Cisco's Tetration telemetry analytics has had six months since launch to bed down so Switchzilla has decided it's time for a refresh.
As part of that process, the company is trying to build a third-party developer ecosystem around the product.
However, more importantly for users, it has taken the original discovery and visibility and added policy enforcement to it, with an eye to security.
Speaking to The Register earlier this week, senior director of product management Yogesh Kaushik said the emerging theme of "zero-trust" security policies is great in theory but difficult to implement.
It's sensible to start with a locked-down assumption – that is, only open holes that an application needs to function.
However, that's also hopelessly slow in today's environments. Just mapping everything in an environment can take ages, and it's going to change in two weeks.
The world of DevOps demands that developers can spin things up and down "whenever they need to, and talk to whoever they need to," Kaushik said – which is fast but very insecure, but you can't function if the developer needs to open five tickets to do anything.
Tetration comprises an appliance, not for collection but for analytics: Cisco claims the appliance can search through a hundred billion records in less than a second. Data collection comes from network agents (if the kit is Cisco's), software agents for other vendors' environments, and hooks into third-party collectors.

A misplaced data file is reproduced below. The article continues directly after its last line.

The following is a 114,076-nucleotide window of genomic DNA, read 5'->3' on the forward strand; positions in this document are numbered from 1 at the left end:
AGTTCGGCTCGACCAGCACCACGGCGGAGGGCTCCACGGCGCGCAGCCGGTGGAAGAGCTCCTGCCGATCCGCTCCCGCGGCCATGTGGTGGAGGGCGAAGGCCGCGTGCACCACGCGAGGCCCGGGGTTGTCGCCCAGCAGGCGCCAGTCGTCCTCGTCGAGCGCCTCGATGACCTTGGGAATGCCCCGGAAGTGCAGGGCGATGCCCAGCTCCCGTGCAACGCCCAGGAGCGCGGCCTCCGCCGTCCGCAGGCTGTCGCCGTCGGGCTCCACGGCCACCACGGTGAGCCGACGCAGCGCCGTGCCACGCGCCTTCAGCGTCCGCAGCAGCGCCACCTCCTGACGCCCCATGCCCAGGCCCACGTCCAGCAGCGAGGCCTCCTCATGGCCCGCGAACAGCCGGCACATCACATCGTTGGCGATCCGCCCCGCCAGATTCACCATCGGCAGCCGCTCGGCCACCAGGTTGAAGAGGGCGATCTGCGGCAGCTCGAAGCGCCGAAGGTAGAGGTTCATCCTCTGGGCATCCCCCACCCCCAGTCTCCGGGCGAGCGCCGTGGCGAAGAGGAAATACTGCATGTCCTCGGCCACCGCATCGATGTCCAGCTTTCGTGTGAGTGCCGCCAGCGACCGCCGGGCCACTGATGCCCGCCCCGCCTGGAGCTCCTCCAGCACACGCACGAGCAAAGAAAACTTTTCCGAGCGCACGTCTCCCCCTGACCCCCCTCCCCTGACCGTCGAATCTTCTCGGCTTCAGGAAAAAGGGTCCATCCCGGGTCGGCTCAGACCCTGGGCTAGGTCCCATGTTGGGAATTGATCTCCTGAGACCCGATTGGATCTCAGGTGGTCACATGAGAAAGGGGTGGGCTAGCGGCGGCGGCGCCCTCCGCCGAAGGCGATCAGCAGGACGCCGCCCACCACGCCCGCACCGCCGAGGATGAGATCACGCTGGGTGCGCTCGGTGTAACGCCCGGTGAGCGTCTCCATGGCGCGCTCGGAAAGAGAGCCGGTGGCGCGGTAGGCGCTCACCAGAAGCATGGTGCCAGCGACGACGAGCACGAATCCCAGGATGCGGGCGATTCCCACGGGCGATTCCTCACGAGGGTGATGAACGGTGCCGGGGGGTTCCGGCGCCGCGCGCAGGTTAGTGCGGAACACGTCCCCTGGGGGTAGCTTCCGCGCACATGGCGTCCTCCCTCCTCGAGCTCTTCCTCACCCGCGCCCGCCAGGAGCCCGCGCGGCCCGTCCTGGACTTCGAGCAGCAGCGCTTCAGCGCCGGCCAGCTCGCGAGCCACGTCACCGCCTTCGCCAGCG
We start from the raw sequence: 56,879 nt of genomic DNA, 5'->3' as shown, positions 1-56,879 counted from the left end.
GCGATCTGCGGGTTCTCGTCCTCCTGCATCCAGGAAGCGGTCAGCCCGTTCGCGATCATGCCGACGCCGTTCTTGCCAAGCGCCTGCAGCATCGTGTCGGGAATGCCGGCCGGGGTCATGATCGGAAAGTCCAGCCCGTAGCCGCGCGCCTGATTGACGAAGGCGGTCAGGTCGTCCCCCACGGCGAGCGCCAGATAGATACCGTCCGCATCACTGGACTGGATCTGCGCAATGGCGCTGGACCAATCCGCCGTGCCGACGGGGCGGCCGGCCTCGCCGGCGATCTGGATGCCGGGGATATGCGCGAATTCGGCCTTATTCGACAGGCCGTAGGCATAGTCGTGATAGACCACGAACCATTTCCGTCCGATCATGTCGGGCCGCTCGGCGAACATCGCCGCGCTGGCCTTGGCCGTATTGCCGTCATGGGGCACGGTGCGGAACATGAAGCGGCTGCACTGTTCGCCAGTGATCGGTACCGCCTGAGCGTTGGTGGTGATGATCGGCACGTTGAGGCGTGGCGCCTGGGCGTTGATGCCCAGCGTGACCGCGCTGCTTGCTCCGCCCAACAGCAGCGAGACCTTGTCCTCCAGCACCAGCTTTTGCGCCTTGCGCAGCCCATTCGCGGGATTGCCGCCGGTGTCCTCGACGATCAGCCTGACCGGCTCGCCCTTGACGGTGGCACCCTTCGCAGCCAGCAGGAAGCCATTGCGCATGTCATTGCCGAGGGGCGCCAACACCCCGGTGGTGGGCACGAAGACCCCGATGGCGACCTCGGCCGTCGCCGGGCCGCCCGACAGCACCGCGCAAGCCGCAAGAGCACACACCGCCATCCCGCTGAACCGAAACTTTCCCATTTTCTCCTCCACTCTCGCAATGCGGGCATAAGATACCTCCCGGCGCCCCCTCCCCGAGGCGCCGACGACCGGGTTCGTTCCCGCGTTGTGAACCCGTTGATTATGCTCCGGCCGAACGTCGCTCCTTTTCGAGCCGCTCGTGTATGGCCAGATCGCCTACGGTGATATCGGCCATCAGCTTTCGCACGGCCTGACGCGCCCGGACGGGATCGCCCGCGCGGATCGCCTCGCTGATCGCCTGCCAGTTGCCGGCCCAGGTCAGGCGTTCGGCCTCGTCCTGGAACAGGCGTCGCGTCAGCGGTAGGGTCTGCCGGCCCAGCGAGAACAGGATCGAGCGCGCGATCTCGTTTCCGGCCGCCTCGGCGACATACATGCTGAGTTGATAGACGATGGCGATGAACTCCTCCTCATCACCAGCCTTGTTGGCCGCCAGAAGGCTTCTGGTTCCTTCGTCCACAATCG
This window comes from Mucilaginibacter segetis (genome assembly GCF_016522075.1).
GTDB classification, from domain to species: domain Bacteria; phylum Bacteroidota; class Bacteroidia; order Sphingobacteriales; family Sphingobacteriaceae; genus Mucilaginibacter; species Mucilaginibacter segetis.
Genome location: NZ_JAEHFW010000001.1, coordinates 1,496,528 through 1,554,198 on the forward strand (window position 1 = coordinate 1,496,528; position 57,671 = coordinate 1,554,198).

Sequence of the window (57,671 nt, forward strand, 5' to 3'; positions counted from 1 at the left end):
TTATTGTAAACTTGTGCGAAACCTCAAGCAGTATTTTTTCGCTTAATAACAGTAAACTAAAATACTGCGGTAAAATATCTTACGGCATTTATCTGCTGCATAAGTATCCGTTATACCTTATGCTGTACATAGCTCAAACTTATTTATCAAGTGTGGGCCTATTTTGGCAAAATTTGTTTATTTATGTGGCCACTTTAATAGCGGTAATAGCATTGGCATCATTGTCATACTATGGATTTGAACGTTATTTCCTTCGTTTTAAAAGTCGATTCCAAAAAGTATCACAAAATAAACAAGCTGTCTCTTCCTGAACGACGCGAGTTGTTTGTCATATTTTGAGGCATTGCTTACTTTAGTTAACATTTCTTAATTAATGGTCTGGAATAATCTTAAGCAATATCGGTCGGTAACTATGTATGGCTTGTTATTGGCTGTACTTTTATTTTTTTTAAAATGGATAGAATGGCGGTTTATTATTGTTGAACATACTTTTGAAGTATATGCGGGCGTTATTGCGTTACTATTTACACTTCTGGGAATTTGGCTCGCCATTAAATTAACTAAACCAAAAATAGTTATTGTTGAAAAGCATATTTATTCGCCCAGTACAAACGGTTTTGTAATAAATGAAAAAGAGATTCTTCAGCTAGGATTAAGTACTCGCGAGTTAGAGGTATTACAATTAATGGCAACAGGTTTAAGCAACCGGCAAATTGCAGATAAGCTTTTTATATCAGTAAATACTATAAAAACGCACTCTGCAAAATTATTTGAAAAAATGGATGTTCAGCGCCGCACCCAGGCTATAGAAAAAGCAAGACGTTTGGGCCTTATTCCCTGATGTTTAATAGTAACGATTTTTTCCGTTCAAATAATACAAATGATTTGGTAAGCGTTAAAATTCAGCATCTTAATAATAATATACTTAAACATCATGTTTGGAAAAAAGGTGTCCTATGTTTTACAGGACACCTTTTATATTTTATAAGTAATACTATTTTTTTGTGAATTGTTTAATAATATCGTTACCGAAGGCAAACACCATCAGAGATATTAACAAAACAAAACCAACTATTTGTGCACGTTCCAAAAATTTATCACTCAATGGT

The aim, Kaushik said, is to "look at every packet, and process every user – to get a good understanding of what applications are and how they behave".
That way, the customer can get a grasp of what their policies look like ("what holes I need to punch"), and who is in control of different policies (which can get cumbersome when network ops, server ops, infosec and developers all have a say).
The other pitch Cisco hopes gets legs is that Tetration can consolidate the control environment: "You don't want a different policy controller for Amazon AWS, virtual machines, containers, and the network."
Headlining today's launch is the addition of full application segmentation to Tetration, capturing up to a million events per second in realtime to create an application map.
With that in hand, the security team can see what's associated with an application – is the finance team the user base? Is this application carrying credit card data? Is it accessed by a branch office in China?
Its "attribute-based" approach lets the infosec team say: "If this is associated with a credit card, keep it out of the data centre. If [an application] contains financial information, don't let it interact with a process in AWS."
Developers, partners and competitors will soon be able to write software that interacts with the Tetration API, "to make sure customers aren't limited to what Cisco can build," Kaushik said.
Initially, he said, Cisco will start by working with a handful of its partners, and publish some sample applications of its own.
And he said the company's taken a conservative approach to what's in the API: "This is its first release, and we will want feedback from the community about what they want opened up."
Too often, he said, companies like Cisco overload the APIs they release and leave it up to others to sort out problems.
"We want to get that feedback," he said, about the features and capabilities developers want to use.
The opposite of scale
The other change Cisco's making in upcoming Tetration releases is to offer a scaled-down version.
There will be a small-scale appliance supporting up to 1,000 workloads, and an AWS-deployable virtual appliance with the same scale.
The choice to go large first was easy to make, Kaushik said.
From the engineering point of view, he said: "It's easier to build a large scale appliance and shrink it."
Trying to scale up something that started small, on the other hand, is a monumental task. ®